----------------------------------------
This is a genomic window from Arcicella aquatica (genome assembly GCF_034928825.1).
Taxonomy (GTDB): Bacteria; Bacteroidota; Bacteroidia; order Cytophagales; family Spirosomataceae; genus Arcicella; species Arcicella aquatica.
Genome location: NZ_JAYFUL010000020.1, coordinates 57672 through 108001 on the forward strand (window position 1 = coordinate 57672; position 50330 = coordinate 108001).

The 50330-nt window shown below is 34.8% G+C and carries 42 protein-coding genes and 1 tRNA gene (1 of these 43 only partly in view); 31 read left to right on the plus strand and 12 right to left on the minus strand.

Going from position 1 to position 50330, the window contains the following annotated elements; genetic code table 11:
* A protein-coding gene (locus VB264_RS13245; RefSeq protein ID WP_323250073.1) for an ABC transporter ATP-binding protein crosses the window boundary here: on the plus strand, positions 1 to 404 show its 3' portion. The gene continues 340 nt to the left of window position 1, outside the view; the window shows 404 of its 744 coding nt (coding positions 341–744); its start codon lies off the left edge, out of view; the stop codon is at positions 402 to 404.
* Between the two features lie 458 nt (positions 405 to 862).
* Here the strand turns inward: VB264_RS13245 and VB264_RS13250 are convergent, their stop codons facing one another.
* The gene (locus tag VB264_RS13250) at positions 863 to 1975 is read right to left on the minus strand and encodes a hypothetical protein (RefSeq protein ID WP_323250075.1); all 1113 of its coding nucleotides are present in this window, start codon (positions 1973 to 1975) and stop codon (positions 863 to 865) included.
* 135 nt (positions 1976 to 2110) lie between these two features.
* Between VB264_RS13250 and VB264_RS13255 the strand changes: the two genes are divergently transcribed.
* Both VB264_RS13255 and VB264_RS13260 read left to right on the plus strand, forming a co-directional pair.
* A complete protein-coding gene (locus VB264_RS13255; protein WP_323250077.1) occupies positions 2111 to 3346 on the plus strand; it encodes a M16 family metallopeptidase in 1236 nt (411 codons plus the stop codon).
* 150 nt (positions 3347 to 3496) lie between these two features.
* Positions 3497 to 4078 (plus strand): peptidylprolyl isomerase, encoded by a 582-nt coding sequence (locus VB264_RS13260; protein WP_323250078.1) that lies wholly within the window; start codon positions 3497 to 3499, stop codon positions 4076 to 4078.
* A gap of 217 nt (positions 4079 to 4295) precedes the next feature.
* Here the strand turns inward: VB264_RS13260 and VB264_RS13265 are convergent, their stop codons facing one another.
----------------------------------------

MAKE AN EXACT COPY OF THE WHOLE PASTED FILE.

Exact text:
This is a genomic window from Arcicella aquatica (genome assembly GCF_034928825.1).
Taxonomy (GTDB): Bacteria; Bacteroidota; Bacteroidia; order Cytophagales; family Spirosomataceae; genus Arcicella; species Arcicella aquatica.
Genome location: NZ_JAYFUL010000020.1, coordinates 57672 through 108001 on the forward strand (window position 1 = coordinate 57672; position 50330 = coordinate 108001).

The 50330-nt window shown below is 34.8% G+C and carries 42 protein-coding genes and 1 tRNA gene (1 of these 43 only partly in view); 31 read left to right on the plus strand and 12 right to left on the minus strand.

Going from position 1 to position 50330, the window contains the following annotated elements; genetic code table 11:
* A protein-coding gene (locus VB264_RS13245; RefSeq protein ID WP_323250073.1) for an ABC transporter ATP-binding protein crosses the window boundary here: on the plus strand, positions 1 to 404 show its 3' portion. The gene continues 340 nt to the left of window position 1, outside the view; the window shows 404 of its 744 coding nt (coding positions 341–744); its start codon lies off the left edge, out of view; the stop codon is at positions 402 to 404.
* Between the two features lie 458 nt (positions 405 to 862).
* Here the strand turns inward: VB264_RS13245 and VB264_RS13250 are convergent, their stop codons facing one another.
* The gene (locus tag VB264_RS13250) at positions 863 to 1975 is read right to left on the minus strand and encodes a hypothetical protein (RefSeq protein ID WP_323250075.1); all 1113 of its coding nucleotides are present in this window, start codon (positions 1973 to 1975) and stop codon (positions 863 to 865) included.
* 135 nt (positions 1976 to 2110) lie between these two features.
* Between VB264_RS13250 and VB264_RS13255 the strand changes: the two genes are divergently transcribed.
* Both VB264_RS13255 and VB264_RS13260 read left to right on the plus strand, forming a co-directional pair.
* A complete protein-coding gene (locus VB264_RS13255; protein WP_323250077.1) occupies positions 2111 to 3346 on the plus strand; it encodes a M16 family metallopeptidase in 1236 nt (411 codons plus the stop codon).
* 150 nt (positions 3347 to 3496) lie between these two features.
* Positions 3497 to 4078 (plus strand): peptidylprolyl isomerase, encoded by a 582-nt coding sequence (locus VB264_RS13260; protein WP_323250078.1) that lies wholly within the window; start codon positions 3497 to 3499, stop codon positions 4076 to 4078.
* A gap of 217 nt (positions 4079 to 4295) precedes the next feature.
* Here the strand turns inward: VB264_RS13260 and VB264_RS13265 are convergent, their stop codons facing one another.